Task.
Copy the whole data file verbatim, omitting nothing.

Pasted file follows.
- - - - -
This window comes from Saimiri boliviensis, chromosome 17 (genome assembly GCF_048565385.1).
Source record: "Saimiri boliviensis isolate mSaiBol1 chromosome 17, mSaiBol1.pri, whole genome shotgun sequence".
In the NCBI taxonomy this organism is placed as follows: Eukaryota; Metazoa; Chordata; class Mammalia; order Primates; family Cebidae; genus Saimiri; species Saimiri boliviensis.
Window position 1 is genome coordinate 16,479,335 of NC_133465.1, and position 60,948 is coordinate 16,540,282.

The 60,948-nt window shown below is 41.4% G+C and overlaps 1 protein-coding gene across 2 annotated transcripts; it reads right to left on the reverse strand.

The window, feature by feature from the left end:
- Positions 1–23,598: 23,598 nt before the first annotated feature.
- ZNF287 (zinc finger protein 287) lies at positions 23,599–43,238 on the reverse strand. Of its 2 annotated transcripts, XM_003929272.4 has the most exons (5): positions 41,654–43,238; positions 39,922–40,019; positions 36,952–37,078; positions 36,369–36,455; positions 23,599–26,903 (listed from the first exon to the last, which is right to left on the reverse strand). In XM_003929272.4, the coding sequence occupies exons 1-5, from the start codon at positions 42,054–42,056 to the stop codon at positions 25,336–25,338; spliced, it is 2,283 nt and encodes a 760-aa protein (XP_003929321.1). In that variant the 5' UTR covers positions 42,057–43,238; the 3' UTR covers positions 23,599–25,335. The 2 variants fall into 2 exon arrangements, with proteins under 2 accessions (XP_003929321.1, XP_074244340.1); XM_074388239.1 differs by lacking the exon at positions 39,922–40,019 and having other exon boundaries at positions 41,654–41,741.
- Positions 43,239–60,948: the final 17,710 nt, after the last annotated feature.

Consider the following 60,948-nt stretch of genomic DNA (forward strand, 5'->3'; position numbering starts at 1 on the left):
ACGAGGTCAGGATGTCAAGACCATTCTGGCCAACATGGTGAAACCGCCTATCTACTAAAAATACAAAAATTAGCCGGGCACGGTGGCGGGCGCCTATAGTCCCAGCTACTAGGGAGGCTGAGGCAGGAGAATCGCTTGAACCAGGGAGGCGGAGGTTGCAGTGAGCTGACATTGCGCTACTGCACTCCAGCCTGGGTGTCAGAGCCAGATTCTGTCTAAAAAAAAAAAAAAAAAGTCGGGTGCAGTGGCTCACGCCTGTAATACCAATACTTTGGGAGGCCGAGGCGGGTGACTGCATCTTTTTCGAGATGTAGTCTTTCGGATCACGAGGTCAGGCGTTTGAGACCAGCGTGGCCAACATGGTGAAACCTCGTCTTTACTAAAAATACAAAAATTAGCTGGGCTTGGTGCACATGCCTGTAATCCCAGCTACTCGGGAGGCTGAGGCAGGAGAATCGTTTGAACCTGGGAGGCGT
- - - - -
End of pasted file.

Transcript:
This window comes from Saimiri boliviensis, chromosome 17 (genome assembly GCF_048565385.1).
Source record: "Saimiri boliviensis isolate mSaiBol1 chromosome 17, mSaiBol1.pri, whole genome shotgun sequence".
In the NCBI taxonomy this organism is placed as follows: Eukaryota; Metazoa; Chordata; class Mammalia; order Primates; family Cebidae; genus Saimiri; species Saimiri boliviensis.
Window position 1 is genome coordinate 16,479,335 of NC_133465.1, and position 60,948 is coordinate 16,540,282.

The 60,948-nt window shown below is 41.4% G+C and overlaps 1 protein-coding gene across 2 annotated transcripts; it reads right to left on the reverse strand.

The window, feature by feature from the left end:
- Positions 1–23,598: 23,598 nt before the first annotated feature.
- ZNF287 (zinc finger protein 287) lies at positions 23,599–43,238 on the reverse strand. Of its 2 annotated transcripts, XM_003929272.4 has the most exons (5): positions 41,654–43,238; positions 39,922–40,019; positions 36,952–37,078; positions 36,369–36,455; positions 23,599–26,903 (listed from the first exon to the last, which is right to left on the reverse strand). In XM_003929272.4, the coding sequence occupies exons 1-5, from the start codon at positions 42,054–42,056 to the stop codon at positions 25,336–25,338; spliced, it is 2,283 nt and encodes a 760-aa protein (XP_003929321.1). In that variant the 5' UTR covers positions 42,057–43,238; the 3' UTR covers positions 23,599–25,335. The 2 variants fall into 2 exon arrangements, with proteins under 2 accessions (XP_003929321.1, XP_074244340.1); XM_074388239.1 differs by lacking the exon at positions 39,922–40,019 and having other exon boundaries at positions 41,654–41,741.
- Positions 43,239–60,948: the final 17,710 nt, after the last annotated feature.

Consider the following 60,948-nt stretch of genomic DNA (forward strand, 5'->3'; position numbering starts at 1 on the left):
ACGAGGTCAGGATGTCAAGACCATTCTGGCCAACATGGTGAAACCGCCTATCTACTAAAAATACAAAAATTAGCCGGGCACGGTGGCGGGCGCCTATAGTCCCAGCTACTAGGGAGGCTGAGGCAGGAGAATCGCTTGAACCAGGGAGGCGGAGGTTGCAGTGAGCTGACATTGCGCTACTGCACTCCAGCCTGGGTGTCAGAGCCAGATTCTGTCTAAAAAAAAAAAAAAAAAGTCGGGTGCAGTGGCTCACGCCTGTAATACCAATACTTTGGGAGGCCGAGGCGGGTGACTGCATCTTTTTCGAGATGTAGTCTTTCGGATCACGAGGTCAGGCGTTTGAGACCAGCGTGGCCAACATGGTGAAACCTCGTCTTTACTAAAAATACAAAAATTAGCTGGGCTTGGTGCACATGCCTGTAATCCCAGCTACTCGGGAGGCTGAGGCAGGAGAATCGTTTGAACCTGGGAGGCGT